KENNON Road is still close to vehicular traffic. Jake P. Ayson and I had to pass through Marcos Highway, a longer route going up Baguio City from Manila, last week.
It’s a shame because even if there is no typhoon to put Kennon Road under Caterpillars and other heavy equipment for maintenance and repairs, it has always been like that there: consistently impossibly impassable.
Which is a pity since the world-famed Kennon Zigzag is a historical landmark for its iconic scenery that was designed and built at the turn of the century.
It has become a national treasure worthy of global heritage status and, as such, its grandeur and magnificence must always be maintained for the world to see all year round.
I have it on good source that private contractors continue to abandon their job at Kennon in wild abandon mainly due to the government’s habitual practice of not paying their debts on time.
But that has always been the ugly scene nationwide: the government perennially remiss in paying contractors at the designated time.
It is very common to see private companies spending in advance while doing construction and repair work on government roads, bridges and other infrastructure.
When it’s time to collect, the government maintains this habit of making it difficult for the private sector/s to collect what’s due them.
Corruption, coupled with bureaucratic procedures, seems always to conspire to stunt infra progress to the detriment of the traveling public.
That has always been President Duterte’s plaint since Day One when he took office in July 2016.
To his credit, Duterte has fired several officials already, including high-ranking Cabinet-level factotums caught/suspected dipping their fingers into the public coffers.
Long before the drug menace has struck the country nationwide, corruption has already been the No. 1 scourge plaguing the innermost nooks of the government. And Kennon Road is but one of corruption’s victims for the longest time.
And why are we here again in the City of Pines?
Jake and I are working anew—beginning December 1 yet—in the Rules Committee of the Fil-Am Golf Invitational, a commitment we’ve embraced for more than a decade now.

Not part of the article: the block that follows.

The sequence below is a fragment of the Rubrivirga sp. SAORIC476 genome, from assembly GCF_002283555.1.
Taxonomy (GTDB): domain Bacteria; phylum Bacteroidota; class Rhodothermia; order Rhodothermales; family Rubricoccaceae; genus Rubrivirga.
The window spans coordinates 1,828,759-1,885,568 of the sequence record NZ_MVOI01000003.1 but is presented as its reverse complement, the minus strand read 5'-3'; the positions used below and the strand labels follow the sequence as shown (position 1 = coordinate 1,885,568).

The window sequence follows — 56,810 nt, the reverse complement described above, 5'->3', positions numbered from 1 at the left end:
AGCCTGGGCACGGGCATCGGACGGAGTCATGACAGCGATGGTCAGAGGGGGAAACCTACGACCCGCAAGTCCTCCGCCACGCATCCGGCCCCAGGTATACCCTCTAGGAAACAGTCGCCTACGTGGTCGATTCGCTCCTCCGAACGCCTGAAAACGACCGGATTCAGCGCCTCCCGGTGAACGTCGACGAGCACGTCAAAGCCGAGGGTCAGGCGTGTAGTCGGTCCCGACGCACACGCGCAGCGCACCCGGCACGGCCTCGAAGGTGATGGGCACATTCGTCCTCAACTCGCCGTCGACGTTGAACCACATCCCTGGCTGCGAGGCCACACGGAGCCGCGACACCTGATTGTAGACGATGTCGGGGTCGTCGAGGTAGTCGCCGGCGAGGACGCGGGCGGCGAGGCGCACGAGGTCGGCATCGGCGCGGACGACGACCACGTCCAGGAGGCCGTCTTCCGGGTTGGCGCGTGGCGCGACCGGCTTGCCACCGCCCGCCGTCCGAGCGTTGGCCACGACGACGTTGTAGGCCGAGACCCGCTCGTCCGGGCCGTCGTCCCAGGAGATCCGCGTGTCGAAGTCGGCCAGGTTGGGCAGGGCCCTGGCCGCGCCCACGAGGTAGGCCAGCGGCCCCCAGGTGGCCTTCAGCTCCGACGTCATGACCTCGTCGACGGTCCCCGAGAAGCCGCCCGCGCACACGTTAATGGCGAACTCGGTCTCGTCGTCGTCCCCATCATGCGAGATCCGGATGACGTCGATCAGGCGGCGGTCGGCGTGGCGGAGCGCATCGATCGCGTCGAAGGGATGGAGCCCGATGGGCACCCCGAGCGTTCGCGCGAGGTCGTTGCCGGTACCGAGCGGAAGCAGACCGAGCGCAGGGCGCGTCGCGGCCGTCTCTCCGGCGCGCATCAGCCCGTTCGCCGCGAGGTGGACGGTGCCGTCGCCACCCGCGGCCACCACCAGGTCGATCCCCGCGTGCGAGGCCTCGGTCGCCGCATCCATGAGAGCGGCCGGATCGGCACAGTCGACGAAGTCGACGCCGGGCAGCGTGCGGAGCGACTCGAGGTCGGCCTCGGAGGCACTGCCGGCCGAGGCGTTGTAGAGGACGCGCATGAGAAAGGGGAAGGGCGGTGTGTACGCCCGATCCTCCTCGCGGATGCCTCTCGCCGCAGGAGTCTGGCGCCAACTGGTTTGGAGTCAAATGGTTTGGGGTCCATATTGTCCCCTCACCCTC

It’s not a job but a passion, golf being our love since Jake and I picked up the game in 1985. Subsequently, we both went into mastering (still trying to) the rules of the sport. In pursuit of this passion, Jake and I had been to rules seminars both here and in the United States to sharpen our knowledge on the rudiments of golf officiating.
I had said then that if I could act as an international judge in boxing, as a referee in basketball, why not also as golf rules man?
Thus, our continued involvement in Fil-Am Golf, which boasts of being the world’s biggest amateur golf tournament with nearly 1,500 entries from all across the globe entered anew this year at both Baguio Country Club and Camp John Hay ending December 15.
A bit more history, you want?
Now on its 69th edition, the Fil-Am Golf is a product of unity and friendship forged by the late Sen. Rogelio de la Rosa and an American military official during their chance coffee meeting at John Hay in 1948.
Their coffee chat led to a round of golf and, in their subsequent rounds, they decided to stage what is now the Fil-Am Golf Invitational anchored on Filipino-American friendship forged on the fairways.
The rest, as they say, is history.
I salute the men and women behind this year’s edition, led by co-chairmen Anthony de Leon of BCC and Tim Allen of CJH, Freddie Mendoza, Ely Lagman, Shean Bedi, Renato Rondez, Peng Perez de Tagle, Mario Benitez, Ramon Cabrera, Andrew Pinero, Roanne Galicia, Glaiza del Rosario, Abdullah Mastura, CJH Chairman Bob Sobrepeña and Atty. Rico Agcaoili, the dashing BCC chairman.
May your tribe increase, fellas.
PEE STOP Vehicle sales end of October have dipped compared to last year’s data but that’s understandable. The new excise taxes from the Train law’s effects have forced car buyers to shy away from their fancied vehicles. But I’m sure the industry will rebound before 2018 draws to a close. Always, the Yuletide cannot kill the buyer’s urge to purchase a new car to greet the New Year. That is a historical fact too difficult to dispute…My family condoles deeply with Rommel Sytin and the many other loved ones of Dominic Sytin. Dominic, Rommel’s very friendly and jolly brother, was recently gunned down by a lone gunman in a Subic hotel. Dominic was the man behind the highly successful United Auctioneers in Subic, who was, at the young age of 51, have already started engaging in philanthropic ways—among them his huge financial support to the UP Fighting Maroons in the UAAP basketball tournament. Rommel and his family are seeking justice “as we are still in shock over this tragedy.” May the case be solved quick. Calling on the police…